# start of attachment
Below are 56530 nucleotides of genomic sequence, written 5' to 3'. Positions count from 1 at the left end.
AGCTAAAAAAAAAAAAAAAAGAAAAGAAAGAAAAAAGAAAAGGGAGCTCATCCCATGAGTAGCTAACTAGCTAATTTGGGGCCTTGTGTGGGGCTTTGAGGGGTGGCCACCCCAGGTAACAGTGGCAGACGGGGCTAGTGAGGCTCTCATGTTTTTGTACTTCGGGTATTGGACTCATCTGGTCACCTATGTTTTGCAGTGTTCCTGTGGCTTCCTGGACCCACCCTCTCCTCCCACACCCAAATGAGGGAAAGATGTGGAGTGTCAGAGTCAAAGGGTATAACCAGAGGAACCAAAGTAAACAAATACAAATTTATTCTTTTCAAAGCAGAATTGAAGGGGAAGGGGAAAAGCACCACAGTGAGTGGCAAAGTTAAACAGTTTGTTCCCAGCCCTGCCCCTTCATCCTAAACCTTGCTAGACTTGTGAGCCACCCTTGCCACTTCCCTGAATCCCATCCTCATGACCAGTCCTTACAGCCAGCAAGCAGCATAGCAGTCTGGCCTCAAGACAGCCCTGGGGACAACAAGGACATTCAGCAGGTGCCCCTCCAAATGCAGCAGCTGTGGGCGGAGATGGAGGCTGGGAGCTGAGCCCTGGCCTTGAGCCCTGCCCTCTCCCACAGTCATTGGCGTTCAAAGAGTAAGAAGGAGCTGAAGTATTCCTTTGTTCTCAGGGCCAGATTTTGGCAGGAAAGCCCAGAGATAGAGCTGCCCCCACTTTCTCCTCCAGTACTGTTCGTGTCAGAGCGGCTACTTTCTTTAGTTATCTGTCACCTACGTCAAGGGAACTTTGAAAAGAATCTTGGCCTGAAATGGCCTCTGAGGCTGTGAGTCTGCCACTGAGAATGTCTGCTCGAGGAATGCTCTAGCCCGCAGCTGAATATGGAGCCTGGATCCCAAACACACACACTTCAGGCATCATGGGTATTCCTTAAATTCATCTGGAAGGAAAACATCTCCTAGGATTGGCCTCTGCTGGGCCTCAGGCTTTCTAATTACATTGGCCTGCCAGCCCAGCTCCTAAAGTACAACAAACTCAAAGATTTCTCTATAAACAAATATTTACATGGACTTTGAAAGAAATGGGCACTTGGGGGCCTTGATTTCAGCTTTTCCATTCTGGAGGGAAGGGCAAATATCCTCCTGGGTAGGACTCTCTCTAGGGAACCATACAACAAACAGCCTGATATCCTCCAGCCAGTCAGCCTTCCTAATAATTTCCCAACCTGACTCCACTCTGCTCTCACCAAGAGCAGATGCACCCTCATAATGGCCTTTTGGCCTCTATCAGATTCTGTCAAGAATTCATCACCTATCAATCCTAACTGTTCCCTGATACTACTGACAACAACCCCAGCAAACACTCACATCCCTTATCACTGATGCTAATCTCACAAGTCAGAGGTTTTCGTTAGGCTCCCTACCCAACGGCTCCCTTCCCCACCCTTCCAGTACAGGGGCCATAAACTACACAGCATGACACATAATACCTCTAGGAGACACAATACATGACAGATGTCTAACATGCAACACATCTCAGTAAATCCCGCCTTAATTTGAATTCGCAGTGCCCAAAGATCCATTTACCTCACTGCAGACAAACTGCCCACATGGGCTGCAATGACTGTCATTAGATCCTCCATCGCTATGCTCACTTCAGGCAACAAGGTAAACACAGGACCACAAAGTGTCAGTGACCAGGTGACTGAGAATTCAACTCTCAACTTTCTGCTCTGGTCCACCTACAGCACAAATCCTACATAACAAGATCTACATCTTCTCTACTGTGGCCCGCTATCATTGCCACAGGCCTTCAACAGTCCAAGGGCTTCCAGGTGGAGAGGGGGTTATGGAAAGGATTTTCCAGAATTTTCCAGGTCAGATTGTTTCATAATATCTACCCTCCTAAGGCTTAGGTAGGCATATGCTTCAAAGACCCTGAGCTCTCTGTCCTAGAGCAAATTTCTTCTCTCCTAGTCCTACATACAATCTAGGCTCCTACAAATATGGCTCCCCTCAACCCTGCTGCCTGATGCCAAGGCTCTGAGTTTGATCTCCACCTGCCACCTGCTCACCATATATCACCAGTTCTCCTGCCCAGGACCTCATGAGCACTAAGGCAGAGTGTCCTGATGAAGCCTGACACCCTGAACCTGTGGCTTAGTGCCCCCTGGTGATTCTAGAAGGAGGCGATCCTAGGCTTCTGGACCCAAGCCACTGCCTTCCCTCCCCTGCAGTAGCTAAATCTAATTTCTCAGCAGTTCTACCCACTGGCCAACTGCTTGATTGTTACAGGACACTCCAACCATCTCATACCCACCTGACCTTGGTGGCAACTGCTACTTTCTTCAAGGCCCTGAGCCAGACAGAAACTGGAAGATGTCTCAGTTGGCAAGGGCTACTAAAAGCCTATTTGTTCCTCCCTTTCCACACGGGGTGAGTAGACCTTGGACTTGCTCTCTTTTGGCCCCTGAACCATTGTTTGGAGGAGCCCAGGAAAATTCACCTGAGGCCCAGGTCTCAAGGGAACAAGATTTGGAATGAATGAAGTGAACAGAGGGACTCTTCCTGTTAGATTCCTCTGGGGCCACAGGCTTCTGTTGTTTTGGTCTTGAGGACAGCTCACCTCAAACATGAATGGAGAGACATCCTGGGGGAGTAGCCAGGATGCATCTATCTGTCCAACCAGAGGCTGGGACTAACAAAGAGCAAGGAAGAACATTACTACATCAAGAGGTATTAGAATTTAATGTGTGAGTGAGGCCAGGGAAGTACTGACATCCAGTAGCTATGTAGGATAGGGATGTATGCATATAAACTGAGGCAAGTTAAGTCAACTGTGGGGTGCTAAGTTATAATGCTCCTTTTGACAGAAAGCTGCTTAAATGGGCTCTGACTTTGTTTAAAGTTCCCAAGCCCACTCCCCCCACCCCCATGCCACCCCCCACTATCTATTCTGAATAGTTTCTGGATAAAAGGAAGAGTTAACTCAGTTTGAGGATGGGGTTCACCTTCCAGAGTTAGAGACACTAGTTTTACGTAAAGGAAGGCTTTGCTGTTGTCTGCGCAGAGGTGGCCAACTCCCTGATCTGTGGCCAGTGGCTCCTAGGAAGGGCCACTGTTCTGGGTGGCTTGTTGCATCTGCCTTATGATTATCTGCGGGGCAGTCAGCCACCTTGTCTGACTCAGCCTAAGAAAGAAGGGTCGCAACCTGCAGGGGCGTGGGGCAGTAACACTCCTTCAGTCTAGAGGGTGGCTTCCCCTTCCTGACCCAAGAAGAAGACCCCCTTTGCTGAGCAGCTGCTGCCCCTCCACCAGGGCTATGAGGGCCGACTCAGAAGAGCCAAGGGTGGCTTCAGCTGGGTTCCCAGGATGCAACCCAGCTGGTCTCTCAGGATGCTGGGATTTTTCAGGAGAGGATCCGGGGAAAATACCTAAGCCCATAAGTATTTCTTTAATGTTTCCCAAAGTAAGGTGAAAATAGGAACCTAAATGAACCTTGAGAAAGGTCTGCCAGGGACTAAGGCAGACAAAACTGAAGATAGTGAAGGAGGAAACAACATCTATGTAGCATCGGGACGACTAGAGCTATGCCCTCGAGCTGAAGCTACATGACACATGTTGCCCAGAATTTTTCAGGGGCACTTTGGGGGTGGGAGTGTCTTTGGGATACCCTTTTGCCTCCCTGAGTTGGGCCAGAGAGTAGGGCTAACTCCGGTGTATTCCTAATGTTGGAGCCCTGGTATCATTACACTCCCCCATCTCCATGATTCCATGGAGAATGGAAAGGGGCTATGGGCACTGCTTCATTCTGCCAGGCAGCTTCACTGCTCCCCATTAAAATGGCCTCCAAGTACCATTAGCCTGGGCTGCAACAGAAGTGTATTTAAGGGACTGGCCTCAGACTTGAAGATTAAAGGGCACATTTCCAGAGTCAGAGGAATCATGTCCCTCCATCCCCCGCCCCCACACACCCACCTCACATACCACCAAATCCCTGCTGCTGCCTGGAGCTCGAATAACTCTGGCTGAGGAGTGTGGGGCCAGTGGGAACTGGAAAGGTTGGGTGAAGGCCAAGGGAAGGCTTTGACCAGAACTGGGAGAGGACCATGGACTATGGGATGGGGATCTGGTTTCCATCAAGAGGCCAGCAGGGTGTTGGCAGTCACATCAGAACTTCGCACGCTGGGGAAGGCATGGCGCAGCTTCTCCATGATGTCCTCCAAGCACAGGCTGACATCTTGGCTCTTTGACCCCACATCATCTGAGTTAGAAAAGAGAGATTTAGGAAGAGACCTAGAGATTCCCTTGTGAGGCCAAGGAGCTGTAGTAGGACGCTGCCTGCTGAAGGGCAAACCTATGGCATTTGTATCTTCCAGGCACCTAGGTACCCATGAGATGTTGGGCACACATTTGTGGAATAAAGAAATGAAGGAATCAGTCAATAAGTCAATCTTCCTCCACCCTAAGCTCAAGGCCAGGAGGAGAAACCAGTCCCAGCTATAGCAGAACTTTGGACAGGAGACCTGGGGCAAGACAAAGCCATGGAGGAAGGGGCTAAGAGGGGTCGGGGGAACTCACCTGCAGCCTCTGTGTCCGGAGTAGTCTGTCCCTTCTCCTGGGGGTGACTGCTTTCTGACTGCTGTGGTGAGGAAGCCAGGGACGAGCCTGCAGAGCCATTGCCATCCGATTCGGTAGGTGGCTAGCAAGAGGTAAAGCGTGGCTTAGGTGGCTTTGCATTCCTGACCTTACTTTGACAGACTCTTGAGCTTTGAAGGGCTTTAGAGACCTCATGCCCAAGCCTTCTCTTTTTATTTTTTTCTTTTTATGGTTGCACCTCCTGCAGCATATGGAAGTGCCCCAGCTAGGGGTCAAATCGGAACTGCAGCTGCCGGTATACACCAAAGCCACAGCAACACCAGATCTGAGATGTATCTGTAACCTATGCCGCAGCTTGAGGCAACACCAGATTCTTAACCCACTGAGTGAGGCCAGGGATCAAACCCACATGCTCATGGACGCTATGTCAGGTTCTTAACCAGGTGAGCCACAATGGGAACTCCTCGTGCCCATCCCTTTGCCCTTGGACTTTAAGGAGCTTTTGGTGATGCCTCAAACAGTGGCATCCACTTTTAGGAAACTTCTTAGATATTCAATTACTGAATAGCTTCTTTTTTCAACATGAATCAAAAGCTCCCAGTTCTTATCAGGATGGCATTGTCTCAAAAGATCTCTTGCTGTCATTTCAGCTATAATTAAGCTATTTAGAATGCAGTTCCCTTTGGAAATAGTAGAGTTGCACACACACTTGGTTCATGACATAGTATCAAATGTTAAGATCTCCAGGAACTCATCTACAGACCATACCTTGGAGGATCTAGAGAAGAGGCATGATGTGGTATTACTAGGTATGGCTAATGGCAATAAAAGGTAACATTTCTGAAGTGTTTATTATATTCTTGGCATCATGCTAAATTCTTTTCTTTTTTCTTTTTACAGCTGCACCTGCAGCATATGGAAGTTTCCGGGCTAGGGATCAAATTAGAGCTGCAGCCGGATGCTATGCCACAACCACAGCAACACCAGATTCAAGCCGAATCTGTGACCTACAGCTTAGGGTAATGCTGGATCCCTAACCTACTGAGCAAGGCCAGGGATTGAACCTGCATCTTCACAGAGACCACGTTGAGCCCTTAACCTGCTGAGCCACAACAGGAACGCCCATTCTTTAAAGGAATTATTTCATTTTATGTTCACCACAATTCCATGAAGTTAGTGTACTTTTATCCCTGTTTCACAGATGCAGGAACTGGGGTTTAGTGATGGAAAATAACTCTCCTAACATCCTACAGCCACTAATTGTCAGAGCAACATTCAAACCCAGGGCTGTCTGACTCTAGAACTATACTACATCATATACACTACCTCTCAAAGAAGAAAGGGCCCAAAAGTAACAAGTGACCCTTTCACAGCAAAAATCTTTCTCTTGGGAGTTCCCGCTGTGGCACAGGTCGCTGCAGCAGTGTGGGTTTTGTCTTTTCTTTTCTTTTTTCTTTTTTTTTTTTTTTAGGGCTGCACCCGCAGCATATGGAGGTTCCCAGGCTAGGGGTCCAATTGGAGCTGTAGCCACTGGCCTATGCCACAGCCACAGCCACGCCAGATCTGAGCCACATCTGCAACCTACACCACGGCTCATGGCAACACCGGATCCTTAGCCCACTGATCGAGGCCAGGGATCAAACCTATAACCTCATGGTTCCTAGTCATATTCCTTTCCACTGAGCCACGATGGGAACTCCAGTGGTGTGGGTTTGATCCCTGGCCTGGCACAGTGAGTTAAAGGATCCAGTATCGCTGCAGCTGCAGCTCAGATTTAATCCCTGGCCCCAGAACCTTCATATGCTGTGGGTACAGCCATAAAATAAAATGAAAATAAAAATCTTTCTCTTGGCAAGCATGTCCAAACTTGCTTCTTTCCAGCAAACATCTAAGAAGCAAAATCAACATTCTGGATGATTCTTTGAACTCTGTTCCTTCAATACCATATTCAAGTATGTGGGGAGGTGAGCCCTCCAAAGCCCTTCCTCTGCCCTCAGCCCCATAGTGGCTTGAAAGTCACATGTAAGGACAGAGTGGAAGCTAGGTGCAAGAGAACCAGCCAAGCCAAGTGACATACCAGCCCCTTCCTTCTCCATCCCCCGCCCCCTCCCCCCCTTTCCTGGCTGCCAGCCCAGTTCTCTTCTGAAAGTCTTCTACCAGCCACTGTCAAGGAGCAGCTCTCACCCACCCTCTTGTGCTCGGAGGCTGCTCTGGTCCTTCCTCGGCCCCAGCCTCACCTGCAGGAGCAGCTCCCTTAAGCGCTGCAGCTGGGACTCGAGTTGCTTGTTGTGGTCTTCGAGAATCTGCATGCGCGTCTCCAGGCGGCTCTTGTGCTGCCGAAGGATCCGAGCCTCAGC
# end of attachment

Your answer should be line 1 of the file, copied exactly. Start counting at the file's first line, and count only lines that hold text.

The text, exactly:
Below are 56530 nucleotides of genomic sequence, written 5' to 3'. Positions count from 1 at the left end.